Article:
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Do copyrights owned by public figures trump the right to report facts to the public? The hotly-contested issue was addressed in Monge v. Maya Magazines, Inc. The decision could affect not only newspapers and magazines but also scholars and historians.
AIA legislation transformed foundational aspects of U.S. patent law with the intent to deliver greater transparency, objectiveness, and predictability. Patent attorneys must understand the changes to the AIA to avoid significant dangers.
Apple v. Samsung highlights important issues regarding the protection of confidential information and the sealing of evidence. Despite agreement between the parties that information should be filed under seal and remain protected, courts apply their own standards to the determination of whether information submitted into evidence may in fact be sealed.
Risks can arise from the simple act of copying text from one client’s published application or patent into another client’s application. Despite arguments that it is an accepted practice, liability may come in the form of copyright infringement or violation of a nondisclosure agreement with the client.
Social media platforms have proliferated on the Internet and millions of users upload content daily. In accordance with the DMCA, when infringing content is uploaded onto a social media platform, the copyright holder can issue a takedown notice, and a platform that fails to comply risks losing the benefit of the DMCA’s safe harbors.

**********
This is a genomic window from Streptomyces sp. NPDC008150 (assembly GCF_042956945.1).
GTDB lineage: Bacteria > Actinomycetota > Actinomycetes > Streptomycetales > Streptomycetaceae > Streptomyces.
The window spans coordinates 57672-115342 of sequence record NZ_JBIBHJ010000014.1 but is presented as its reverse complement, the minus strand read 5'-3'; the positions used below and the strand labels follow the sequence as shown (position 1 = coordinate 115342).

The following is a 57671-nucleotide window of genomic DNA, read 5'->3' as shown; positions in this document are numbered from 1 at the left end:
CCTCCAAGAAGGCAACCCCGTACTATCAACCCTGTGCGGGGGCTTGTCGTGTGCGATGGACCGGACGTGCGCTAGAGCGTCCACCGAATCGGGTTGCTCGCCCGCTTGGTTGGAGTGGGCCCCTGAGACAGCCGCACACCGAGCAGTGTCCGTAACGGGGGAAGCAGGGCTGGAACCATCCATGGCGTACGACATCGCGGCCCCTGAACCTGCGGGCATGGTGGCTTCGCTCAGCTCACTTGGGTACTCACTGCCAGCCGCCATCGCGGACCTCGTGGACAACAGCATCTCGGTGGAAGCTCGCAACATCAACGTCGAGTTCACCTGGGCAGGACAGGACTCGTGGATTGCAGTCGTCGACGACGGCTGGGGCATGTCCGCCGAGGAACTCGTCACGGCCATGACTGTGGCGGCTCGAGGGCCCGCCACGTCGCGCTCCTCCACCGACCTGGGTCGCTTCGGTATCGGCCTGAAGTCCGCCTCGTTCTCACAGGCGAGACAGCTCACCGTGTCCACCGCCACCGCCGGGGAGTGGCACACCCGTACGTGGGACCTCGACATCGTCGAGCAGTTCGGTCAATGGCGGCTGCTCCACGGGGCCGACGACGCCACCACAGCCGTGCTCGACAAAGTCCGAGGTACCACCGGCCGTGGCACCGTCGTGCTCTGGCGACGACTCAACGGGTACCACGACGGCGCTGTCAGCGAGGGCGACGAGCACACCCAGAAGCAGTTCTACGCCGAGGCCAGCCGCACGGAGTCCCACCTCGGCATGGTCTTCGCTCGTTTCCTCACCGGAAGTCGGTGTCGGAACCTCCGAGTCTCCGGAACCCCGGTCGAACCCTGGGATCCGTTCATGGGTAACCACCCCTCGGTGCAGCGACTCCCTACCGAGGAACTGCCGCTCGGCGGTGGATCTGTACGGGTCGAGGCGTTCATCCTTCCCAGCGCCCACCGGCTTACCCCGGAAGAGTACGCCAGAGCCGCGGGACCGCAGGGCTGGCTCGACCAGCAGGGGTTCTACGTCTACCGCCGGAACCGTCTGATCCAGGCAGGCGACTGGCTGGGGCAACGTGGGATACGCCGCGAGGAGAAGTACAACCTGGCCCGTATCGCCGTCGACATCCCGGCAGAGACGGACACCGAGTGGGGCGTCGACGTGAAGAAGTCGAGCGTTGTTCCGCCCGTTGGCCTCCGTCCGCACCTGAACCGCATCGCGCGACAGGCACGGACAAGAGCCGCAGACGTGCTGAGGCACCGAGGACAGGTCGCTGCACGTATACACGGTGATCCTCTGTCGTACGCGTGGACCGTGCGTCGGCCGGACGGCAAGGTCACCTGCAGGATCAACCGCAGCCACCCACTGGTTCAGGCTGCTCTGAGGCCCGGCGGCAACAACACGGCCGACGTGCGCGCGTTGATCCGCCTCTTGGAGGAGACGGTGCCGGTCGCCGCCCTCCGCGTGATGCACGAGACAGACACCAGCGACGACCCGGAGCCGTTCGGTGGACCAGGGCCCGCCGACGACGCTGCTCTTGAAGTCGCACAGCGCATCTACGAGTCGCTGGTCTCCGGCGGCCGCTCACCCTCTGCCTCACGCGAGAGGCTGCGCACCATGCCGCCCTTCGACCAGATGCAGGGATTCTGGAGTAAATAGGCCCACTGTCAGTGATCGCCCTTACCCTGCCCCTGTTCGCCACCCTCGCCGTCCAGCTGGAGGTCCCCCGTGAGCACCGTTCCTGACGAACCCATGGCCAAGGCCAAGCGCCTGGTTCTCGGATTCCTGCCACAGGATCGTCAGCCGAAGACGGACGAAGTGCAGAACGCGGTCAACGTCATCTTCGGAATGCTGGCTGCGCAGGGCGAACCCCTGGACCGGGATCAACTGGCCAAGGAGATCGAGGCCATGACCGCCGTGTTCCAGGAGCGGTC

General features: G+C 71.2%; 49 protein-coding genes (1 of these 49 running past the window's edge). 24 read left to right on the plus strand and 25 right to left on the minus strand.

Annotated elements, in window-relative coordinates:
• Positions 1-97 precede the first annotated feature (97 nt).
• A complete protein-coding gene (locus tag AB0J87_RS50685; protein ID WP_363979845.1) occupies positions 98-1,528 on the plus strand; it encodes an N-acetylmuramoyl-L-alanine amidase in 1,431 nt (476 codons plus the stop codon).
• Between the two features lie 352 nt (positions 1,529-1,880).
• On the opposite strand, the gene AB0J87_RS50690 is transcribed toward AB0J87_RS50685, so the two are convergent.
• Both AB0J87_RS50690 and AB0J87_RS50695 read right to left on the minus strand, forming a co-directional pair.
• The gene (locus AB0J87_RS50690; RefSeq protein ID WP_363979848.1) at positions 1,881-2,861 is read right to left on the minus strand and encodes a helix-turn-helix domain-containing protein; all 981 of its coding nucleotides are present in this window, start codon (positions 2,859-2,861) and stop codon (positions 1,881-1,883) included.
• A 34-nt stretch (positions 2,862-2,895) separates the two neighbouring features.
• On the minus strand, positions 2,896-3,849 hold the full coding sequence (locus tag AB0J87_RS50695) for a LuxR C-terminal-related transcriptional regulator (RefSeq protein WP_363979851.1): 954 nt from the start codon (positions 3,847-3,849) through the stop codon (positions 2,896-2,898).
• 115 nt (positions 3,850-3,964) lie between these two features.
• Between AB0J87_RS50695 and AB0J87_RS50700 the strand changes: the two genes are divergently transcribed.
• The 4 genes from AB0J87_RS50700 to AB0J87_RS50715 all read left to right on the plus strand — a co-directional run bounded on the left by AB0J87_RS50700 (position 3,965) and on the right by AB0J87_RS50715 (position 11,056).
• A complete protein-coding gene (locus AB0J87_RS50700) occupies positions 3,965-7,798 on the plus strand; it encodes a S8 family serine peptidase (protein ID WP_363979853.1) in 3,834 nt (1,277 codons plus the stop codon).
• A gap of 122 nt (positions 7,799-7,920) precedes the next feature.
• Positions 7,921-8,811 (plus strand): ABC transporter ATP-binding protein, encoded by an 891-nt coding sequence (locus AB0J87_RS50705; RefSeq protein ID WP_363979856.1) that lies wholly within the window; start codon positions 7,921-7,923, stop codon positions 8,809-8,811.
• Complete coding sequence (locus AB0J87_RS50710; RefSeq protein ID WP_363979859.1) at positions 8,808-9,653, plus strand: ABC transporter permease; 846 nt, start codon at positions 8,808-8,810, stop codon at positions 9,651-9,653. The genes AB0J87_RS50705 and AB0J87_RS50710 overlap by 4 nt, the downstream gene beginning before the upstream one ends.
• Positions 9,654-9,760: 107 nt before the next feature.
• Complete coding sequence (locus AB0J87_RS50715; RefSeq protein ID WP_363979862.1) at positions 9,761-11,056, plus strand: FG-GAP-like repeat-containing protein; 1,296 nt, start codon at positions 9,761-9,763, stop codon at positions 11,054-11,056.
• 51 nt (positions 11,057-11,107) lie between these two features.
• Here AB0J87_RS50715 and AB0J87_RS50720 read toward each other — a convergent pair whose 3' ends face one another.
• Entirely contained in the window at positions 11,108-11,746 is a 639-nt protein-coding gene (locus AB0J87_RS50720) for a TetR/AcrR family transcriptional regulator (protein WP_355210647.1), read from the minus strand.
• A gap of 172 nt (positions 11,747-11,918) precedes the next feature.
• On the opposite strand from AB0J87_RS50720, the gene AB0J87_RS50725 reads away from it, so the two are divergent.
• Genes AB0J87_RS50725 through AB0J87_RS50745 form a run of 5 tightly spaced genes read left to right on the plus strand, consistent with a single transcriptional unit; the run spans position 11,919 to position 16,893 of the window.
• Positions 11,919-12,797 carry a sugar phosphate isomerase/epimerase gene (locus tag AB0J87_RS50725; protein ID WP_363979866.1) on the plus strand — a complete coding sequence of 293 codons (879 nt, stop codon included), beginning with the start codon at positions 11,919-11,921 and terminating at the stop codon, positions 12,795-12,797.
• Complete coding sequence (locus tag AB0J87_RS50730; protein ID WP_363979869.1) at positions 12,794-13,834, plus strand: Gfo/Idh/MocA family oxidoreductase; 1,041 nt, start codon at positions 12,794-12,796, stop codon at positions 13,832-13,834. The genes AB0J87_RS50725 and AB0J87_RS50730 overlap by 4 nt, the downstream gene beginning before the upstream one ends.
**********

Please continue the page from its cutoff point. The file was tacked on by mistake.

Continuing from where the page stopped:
The authors provide an overview of the relevant canons and disciplinary rules relevant to trademark practice and discuss best practices for contact with the USPTO during all phases of trademark prosecution and proceedings.
The USPTO published new ethics rules in April 2013. The new rules related to safekeeping and misconduct are discussed because they are more sweeping than, and include significant provision that are not found in, the Model Rules.
The Supreme Court of Canada released five decisions that address central copyright topics such as fair dealing, the collective administration of copyright, and digital copyright transactions. While these decisions clarify some areas of the law, they also raise many new questions.
This discussion is the first of a two-part series about the Section’s filing of Amicus Briefs in the Supreme Court and in the Federal Circuit.
In Gunn v. Minton, the Supreme Court was faced with the issue of whether state tort-law based professional malpractice claims stemming from federal patent infringement litigations should be brought in state or federal courts.
The column provides highlights of recent trademark, copyright, trade secret, and patent cases.
Recent IP developments from around the globe are discussed.